What Does Your Handwriting Say About You?
How you craft letters and words can indicate more than 5,000 different personality traits, according to the science of graphology, also known as handwriting analysis. To introduce students to the field, graphologist Kathi McKnight has them write She sells seashells by the seashore in cursive. Why cursive? Graphologists say it gives them a better read on a person. Try writing the same sentence now in cursive (even if you usually print), then read on to see how graphologists might characterize you. (Note: Each analysis corresponds to the handwriting sample to its right.)
At a loss for words? See how to write the perfect note.
If Your Writing Slants…
To the left: You generally like to work alone or behind the scenes. If you are right-handed and your handwriting slants to the left, you may be expressing rebellion.
Not at all: You tend to be logical and practical. You are guarded with your emotions.
Ink blotch on your sleeve? For an easy way to treat it, see How To: Remove Ink Stains.
If the Size of Your Letters Is…
Small: You are focused and can concentrate easily. You tend to be introspective and shy.
Average: You are well-adjusted and adaptable.
If Your Loops Are...
Closed for L (meaning the upstroke overlaps the downstroke): Feeling tense? This implies you are restricting yourself in some way.
Full for L: You are spontaneous and relaxed and find it easy to express yourself.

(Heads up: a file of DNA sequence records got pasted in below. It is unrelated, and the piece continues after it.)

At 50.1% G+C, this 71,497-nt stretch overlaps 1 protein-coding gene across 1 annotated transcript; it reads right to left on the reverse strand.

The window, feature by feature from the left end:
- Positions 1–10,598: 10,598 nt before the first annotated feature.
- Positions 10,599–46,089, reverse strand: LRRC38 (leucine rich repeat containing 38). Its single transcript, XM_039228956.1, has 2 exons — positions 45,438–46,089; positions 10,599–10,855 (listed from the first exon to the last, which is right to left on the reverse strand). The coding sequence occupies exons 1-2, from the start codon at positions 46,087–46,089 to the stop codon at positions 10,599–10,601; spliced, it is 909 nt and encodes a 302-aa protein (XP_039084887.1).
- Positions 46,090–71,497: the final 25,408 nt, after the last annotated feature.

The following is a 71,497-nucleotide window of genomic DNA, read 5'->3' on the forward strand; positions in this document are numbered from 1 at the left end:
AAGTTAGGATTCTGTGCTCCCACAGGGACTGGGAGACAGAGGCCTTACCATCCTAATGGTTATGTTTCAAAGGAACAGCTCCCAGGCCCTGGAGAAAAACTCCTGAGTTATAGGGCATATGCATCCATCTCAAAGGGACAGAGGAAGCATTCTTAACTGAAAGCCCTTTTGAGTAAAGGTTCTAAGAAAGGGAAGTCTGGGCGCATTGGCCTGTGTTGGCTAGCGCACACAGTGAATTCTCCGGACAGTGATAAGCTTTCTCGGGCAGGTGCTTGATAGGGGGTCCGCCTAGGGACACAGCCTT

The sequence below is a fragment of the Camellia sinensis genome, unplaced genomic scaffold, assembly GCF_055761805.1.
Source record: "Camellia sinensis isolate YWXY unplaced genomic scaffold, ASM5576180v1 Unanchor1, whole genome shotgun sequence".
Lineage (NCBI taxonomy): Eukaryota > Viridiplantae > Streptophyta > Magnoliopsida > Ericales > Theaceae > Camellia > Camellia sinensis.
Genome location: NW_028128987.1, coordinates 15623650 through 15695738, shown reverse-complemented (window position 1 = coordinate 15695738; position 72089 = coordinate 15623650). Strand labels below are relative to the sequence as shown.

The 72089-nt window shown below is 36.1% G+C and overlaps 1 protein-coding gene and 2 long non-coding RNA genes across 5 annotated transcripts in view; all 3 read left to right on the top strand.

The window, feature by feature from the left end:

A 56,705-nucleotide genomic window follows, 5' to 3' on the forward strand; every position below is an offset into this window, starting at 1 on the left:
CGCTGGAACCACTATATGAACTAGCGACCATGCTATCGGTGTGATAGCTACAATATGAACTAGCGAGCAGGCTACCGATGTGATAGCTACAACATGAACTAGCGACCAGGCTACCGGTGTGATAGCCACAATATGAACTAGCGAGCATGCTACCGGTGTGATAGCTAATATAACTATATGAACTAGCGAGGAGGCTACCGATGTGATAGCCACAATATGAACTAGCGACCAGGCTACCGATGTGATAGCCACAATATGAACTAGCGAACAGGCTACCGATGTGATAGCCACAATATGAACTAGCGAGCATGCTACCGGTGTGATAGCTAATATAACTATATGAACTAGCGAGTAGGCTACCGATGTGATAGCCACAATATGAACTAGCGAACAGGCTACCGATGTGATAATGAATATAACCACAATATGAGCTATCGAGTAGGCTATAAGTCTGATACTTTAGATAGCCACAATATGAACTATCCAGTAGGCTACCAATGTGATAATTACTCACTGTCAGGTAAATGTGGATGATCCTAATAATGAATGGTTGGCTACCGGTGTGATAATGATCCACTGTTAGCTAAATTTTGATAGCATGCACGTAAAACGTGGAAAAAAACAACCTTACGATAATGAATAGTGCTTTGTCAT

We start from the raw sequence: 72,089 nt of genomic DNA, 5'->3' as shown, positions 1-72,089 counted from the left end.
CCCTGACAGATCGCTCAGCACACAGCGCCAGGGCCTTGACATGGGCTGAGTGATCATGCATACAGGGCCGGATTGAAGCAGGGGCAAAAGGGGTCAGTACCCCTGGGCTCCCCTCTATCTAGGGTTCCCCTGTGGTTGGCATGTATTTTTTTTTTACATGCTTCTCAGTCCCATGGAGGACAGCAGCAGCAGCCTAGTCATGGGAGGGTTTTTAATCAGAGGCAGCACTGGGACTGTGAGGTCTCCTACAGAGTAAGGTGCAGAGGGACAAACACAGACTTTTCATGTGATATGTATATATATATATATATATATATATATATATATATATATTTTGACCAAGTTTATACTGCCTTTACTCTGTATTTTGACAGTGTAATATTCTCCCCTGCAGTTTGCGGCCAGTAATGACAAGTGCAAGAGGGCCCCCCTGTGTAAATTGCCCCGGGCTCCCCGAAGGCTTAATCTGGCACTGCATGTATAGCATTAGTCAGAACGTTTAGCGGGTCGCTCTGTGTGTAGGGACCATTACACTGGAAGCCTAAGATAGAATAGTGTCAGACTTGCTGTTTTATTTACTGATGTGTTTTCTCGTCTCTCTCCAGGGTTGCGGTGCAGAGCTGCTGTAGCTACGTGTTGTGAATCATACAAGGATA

Closed for E: You tend to be skeptical and are unswayed by emotional arguments.
Full for E: You have an open mind and enjoy trying new things.
If Your S’s Are…
Pointy: You are intellectually probing and like to study new things. The higher and pointier the peaks, the more ambitious you are.
Open at the bottom: You might not be following your heart. For example, you always wanted to be an artist, but you have a career in finance.
Printed: You are versatile.
If You Want Neater, More Legible Handwriting
Write out this sentence in your normal, everyday style: A quick brown fox jumps over the lazy dog. (Don’t worry if you use a mix of printing and cursive. By high school, more than two-thirds of people combine them, according to writing specialist Steve Graham.) So how does it look? If it’s a scrawled mess, start by slowing down. In addition to that general rule, experts recommend focusing on five target areas to improve the appearance and the legibility of your handwriting. Read their advice, and study which example they say is the model style (the last sample, in each case). The goal? Script that is easier to read―even “note”-worthy.
1. Line Quality
5. Letter Formation
Everyone has a letter or two that manage to get mangled in daily penmanship. Lowercase letters, especially vowels, are the usual suspects. Look at what you wrote and circle the letters that aren’t completely closed or are missing stems. Be more mindful of them and slow down.